Skip to content

Kingmaker: Stolen Land, Session 6

November 21, 2013


Watch out for the giant tick! No, wait, not that Tick…

So, the party had gained enough XP to level up after last session. In the interests of them not getting slaughtered, I let them do so, adding any new HP to their current totals. Spellcasters still had to rest to gain new spells, though. As it turns out, the extra level wasn’t quite enough. Salar the halfling ranger had also re-built his character in-between sessions to be a sword-and-board type, instead of an archer. That didn’t turn out too well, either.

The group was in the mite’s torture room with a lot of dead mites, three dead kobolds tied to the wall, and the lone kobold survivor, Mikmek. After some healing, they pressed onwards, leaving the room through a tunnel on the far side. The tunnel sloped downwards and was then bisected by a 20’ deep chasm that was about 15’ across. Many, many loops of rope had been tied to the roots that ran through the earthen ceiling; it seemed the mites used them to swing across the gap.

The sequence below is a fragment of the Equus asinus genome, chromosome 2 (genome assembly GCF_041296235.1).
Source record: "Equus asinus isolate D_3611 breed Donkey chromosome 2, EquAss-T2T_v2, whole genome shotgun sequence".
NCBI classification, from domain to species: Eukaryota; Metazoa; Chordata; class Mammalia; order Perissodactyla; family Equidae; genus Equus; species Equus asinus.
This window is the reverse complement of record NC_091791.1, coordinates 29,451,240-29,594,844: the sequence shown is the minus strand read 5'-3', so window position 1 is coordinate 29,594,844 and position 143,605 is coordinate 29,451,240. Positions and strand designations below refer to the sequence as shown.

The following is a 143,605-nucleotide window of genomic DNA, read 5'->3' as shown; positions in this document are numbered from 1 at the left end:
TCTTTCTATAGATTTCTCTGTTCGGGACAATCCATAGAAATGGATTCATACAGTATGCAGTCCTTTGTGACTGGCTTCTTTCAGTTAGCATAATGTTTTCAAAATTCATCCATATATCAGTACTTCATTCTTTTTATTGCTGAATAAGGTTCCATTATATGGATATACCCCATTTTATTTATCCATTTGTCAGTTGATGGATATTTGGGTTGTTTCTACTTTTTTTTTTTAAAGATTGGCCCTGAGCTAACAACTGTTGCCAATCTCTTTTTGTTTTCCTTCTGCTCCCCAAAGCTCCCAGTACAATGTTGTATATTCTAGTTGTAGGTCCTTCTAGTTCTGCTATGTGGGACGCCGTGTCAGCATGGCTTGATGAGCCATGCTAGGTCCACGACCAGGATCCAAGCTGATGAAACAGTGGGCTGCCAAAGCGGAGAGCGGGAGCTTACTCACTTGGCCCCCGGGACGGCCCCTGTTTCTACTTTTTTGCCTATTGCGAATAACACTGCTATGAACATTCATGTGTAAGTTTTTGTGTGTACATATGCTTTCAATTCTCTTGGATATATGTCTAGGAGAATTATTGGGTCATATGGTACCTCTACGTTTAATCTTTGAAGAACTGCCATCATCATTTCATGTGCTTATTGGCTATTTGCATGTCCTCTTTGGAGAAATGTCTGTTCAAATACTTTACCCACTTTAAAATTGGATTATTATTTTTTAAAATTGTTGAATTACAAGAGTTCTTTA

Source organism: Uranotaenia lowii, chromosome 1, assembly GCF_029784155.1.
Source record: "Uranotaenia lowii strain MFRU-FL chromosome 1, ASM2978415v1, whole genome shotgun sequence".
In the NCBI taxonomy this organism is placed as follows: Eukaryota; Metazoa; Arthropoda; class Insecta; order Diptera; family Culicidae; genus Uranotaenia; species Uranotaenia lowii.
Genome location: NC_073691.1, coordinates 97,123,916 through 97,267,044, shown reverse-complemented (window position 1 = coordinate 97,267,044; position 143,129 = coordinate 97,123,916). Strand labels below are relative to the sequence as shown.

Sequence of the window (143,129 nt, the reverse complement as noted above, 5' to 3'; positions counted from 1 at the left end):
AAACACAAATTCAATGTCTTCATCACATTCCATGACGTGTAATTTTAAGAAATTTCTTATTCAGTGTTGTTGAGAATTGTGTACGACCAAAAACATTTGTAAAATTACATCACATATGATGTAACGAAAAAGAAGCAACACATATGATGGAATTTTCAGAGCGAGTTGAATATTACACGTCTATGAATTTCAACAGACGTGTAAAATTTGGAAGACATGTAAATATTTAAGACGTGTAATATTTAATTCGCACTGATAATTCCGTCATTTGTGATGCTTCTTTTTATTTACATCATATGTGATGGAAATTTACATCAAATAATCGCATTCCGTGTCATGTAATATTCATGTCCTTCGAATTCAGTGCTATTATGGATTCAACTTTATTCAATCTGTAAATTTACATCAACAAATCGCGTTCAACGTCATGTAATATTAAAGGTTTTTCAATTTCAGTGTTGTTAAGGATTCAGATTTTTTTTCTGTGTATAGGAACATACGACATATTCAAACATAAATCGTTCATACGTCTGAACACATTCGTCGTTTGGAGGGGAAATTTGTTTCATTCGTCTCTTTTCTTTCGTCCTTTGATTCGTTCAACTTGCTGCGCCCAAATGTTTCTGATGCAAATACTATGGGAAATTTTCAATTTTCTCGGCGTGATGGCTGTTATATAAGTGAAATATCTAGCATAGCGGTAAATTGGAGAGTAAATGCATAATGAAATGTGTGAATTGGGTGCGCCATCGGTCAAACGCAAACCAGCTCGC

Satampra the rogue volunteered to swing across first. However, when he tried to do so, the ropes snapped! Unbeknownst to the players, the mites had rigged several loops to break if they were used, and Satampra had grabbed a trapped one. He made an Acrobatics check to lessen his falling damage, but still hit the ground hard. The party started to discuss how to rescue him and get across the chasm themselves when they heard the scuttling of many legs from the north end of the cleft. Satampra picked up his bullseye lantern and shone it towards the source of the noise, revealing a freaking humongous centipede!

Here’s where the game started to break down a bit. As per the 6-player conversion for the adventure, the whiptail centipede had the Advanced template. But I discovered that perhaps my party of 6 is about as effective as a party of 4. The centipede took out Satampra with one bite, and also nearly killed Salar, Halas the inquisitor, and Mikmek (granted, the kobold only had 1 HP at that time). Salar failed all of his Fortitude saves vs. the poison, and was left with a Dexterity of 4. They did kill the bug, but the situation grim for several rounds, and I started ignoring rules in order to avoid a TPK. The centipede attempted no AoOs, and I ignored the -4 penalty for shooting into combat. Although given the size of the centipede, perhaps it shouldn’t have applied anyway.

Once the beast fell, Mestinous the not-so-acrobatic wizard attempted to perform a cinematic tumble down into the ravine so that he could deliver the coup de grace. But he once again fumbled his check, and fell on his ass down in the mud. Party: “Are you sure you want to try that?” Mestinous’ player: “I have a +8 bonus! I can’t fail!” Iofur’s player: “That’s what you say every time!”